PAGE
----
Expert study (2009)


Opportunities and risks of nanotechnology in the food sector 

The popular media are already carrying reports about “nanofood”, presenting on the one hand examples of products and futuristic scena­rios for nutrition, and on the other mentioning unforeseeable risks. The benefits, for instance, include health-promoting additives, and there is also talk of longer shelf-lives or new flavour varieties. Among the risks, the reports point to the still inadequately clarified effects these new types of substances might have on our health. The public have their doubts about these developments, as was shown by the publifocus events held by TA-SWISS in 2006.

Why conduct a TA-SWISS study on this subject? 

Experts in the field of food science are fin­ding that at present very little practical use is made of nanotechnology in food, although it is important in basic research. The industry is already spending huge sums on researching the relative potential. That is why there is an urgent need for some clarification of the issue, before any such products are marketed on a wide scale. The public reacts very sensitively to the way food is produced; the debate on genetic engineering showed this very clearly. An early, well-grounded investigation of nanotechnology in the field of nutrition should therefore help to generate an objective discussion.

Media information
More attractive, fresher, healthier −
thanks to nanopackaging and nanoadditives?

Press review
«Nano» auf dem Teller und in der Flasche, Neue Zürcher Zeitung, 24.01.2009
Nanoteilchen in Lebensmitteln sind ungenügend reglementiert, Tages Anzeiger, 24.01.2009
Keine Deklaration für Nano-Lebensmittel, Der Bund, 24.01.2009
Des nanotechnologies dans nos assiettes, Le Temps, 24.01.2009

28.01.2009: les nanoparticules, Radio Suisse Romande


Project supported by

• Centre for Technology Assessment TA-SWISS
• Federal Office for Agriculture FOAG
• The Innovation Promotion Agency CTI

Project mandataries

• Dr Ulrike Eberle, Öko-Institut e.V. – Institute for Applied Ecology, Freiburg i.Br., Germany
• Martin Möller, Öko-Institut e.V. – Institute for Applied Ecology, Freiburg i.Br., Germany

Supervisory group

• Prof. Dr Ueli Aebi, Module manager «Nanobiology», Swiss Nanosciences Institute, Basel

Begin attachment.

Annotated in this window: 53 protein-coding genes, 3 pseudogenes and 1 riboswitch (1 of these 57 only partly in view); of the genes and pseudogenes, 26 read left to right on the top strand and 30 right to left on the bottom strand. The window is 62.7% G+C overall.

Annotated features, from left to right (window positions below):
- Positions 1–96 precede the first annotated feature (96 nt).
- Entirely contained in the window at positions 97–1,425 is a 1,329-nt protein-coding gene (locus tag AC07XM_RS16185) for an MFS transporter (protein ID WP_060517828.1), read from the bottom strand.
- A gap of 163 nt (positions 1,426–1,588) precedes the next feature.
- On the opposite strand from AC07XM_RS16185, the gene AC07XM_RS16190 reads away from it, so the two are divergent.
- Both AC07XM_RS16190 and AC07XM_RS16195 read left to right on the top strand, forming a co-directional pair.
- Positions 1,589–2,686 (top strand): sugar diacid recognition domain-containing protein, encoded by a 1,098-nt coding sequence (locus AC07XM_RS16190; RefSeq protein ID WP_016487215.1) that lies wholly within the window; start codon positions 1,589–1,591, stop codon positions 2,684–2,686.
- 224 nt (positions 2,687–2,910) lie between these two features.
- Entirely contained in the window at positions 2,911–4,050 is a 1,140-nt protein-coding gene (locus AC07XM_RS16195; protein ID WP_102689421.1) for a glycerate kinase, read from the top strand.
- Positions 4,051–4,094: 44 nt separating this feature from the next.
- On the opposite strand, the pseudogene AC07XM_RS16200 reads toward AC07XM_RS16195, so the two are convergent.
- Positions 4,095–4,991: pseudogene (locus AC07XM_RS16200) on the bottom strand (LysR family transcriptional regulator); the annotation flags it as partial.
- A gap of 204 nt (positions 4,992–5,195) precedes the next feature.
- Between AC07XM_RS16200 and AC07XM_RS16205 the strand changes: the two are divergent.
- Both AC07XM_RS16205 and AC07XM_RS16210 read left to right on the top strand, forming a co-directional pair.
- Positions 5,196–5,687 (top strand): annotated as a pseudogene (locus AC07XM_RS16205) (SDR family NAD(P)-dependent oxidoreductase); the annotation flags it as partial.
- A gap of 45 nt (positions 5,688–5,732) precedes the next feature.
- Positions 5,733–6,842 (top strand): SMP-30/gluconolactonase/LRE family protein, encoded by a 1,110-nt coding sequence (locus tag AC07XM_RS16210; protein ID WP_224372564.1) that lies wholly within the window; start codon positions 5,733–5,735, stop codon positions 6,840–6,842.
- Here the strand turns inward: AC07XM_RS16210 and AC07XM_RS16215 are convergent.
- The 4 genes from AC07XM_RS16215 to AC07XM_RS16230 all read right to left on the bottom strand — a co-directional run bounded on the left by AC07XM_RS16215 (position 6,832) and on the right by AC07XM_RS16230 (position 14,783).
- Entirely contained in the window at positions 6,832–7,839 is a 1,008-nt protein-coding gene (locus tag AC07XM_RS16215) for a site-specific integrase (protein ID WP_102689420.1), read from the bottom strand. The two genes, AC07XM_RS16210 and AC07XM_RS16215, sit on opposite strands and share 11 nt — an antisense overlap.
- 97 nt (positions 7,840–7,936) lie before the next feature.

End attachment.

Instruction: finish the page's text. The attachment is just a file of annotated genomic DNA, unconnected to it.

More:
• Dr Andreas Bachmann, Philosopher, Ethik im Diskurs GmbH, Zurich
• Dr Michael Beer, Food Safety Division, Federal Office of Public Health FOPH, Bern
• Natalie Bougeard, Scientific journalist, L’Hebdo, Lausanne
• PD Dr. Béatrice J. Conde-Petit, Corporate Development Bühler Management AG, Uzwil
• Dr Lutz End, R&D Formulation Nutrition, Fine Chemical Division, BASF AG, Ludwigshafen, Germany
• Ruth Genner, Food scientist, President of the Green Party
• Peter Gubser, Marketing Services, Migros-Genossenschaftsbund, Zurich
• Dr Beat Hodler, Föderation der Schweizerischen Nahrungsmittelindustrie (FIAL), Bern
• Alain Kaufmann, Director Nanopublic, Interface Sciences-Société, University of Lausanne
• Prof. Dr Harald Krug, Division Manager «Materials-Biology Interactions», EMPA, St Gall
• Dr Markus Lötscher, Federal Office for Agriculture FOAG, Bern
• Dr Thomas H. Meier, Foundation for Consumer Protection SKS, Bern
• Prof. Dr Peter Schurtenberger, Center for Nanomaterials, Physics department of the University of Fribourg
• Dr Christoph Studer, Industrial Chemicals Section, Substances, Soil, Biotechnology Division, Federal Office for the Environment (FOEN), Bern
• Prof. Dr Jakob Tanner, Research Centre for Social and Economic History, University of Zurich
• Prof. Dr Erich Windhab, Institute for Food and Nutrition Science, ETH Zurich

TA-SWISS Project management

• Dr Adrian Rüegsegger, TA-SWISS, e-mail

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